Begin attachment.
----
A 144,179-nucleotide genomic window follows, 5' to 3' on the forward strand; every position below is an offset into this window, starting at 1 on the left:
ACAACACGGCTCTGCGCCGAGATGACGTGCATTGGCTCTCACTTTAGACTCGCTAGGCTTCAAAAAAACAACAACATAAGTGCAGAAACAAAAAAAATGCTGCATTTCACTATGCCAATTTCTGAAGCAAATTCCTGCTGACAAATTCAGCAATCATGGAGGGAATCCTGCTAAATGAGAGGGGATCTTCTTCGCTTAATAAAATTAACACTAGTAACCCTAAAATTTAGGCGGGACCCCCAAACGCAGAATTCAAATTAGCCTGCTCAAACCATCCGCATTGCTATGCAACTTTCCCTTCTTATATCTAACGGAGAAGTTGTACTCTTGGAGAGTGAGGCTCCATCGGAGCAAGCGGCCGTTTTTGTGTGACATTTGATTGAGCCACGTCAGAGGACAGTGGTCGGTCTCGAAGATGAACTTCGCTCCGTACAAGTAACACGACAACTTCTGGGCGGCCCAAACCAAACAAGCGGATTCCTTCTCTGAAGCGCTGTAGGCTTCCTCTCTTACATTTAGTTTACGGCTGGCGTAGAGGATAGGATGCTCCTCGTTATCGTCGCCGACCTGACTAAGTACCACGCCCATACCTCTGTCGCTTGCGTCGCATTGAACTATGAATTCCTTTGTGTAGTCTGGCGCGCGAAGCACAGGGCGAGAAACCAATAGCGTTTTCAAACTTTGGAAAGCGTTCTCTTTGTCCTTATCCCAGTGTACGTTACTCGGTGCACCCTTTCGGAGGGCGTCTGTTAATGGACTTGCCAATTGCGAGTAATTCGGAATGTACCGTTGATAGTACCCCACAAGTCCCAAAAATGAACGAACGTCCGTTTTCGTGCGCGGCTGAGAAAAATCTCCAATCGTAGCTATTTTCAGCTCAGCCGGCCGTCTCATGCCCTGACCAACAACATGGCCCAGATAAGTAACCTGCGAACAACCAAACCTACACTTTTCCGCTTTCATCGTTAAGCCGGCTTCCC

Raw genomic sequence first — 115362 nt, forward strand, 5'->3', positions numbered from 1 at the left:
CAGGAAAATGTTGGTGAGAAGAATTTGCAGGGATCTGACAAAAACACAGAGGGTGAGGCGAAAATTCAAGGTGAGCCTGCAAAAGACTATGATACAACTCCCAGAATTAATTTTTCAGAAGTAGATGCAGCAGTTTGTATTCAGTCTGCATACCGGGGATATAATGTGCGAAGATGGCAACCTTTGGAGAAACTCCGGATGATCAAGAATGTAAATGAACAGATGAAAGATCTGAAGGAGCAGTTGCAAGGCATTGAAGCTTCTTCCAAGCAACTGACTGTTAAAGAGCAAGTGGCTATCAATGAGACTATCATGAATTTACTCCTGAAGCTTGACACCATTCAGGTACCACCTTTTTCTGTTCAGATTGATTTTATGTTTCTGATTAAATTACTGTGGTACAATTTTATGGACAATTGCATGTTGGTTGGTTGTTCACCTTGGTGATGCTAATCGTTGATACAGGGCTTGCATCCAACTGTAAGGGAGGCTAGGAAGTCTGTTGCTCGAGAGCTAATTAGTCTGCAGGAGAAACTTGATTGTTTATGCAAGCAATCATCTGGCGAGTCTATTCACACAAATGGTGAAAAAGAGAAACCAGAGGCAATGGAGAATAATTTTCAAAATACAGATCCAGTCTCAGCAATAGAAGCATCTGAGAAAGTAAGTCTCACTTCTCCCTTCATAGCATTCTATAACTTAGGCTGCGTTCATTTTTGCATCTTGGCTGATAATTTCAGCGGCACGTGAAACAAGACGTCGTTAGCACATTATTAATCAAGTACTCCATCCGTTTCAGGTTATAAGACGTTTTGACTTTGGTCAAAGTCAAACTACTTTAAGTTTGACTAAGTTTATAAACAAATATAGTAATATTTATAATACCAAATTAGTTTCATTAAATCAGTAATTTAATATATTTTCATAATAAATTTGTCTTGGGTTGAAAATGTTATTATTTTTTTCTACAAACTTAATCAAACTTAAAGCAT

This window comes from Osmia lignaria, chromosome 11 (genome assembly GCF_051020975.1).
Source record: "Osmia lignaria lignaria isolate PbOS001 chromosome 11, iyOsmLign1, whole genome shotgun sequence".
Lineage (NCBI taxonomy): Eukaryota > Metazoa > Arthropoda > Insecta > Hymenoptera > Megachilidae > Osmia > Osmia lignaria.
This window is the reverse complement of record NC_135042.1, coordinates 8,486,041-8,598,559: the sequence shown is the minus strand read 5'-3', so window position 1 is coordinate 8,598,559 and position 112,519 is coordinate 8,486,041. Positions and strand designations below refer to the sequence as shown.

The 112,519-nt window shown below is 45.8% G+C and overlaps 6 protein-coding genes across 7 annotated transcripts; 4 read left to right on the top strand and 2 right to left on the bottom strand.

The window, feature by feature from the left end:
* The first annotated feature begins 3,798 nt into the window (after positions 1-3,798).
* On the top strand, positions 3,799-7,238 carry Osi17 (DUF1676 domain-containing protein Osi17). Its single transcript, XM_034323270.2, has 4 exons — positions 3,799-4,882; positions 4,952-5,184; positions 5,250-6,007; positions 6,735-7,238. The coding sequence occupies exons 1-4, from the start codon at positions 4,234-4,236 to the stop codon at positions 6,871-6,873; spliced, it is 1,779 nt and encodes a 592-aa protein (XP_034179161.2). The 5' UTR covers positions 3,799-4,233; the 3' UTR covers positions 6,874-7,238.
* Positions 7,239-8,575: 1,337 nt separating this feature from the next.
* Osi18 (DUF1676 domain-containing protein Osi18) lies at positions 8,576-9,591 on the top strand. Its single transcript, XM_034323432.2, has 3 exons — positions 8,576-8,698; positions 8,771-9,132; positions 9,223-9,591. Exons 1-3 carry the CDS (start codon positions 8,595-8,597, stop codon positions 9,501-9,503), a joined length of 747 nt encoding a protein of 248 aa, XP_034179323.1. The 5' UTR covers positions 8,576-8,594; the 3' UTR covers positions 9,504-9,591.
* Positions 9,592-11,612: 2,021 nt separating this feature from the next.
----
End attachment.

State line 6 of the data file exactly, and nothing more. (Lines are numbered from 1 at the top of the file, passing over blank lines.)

Source record: "Osmia lignaria lignaria isolate PbOS001 chromosome 11, iyOsmLign1, whole genome shotgun sequence".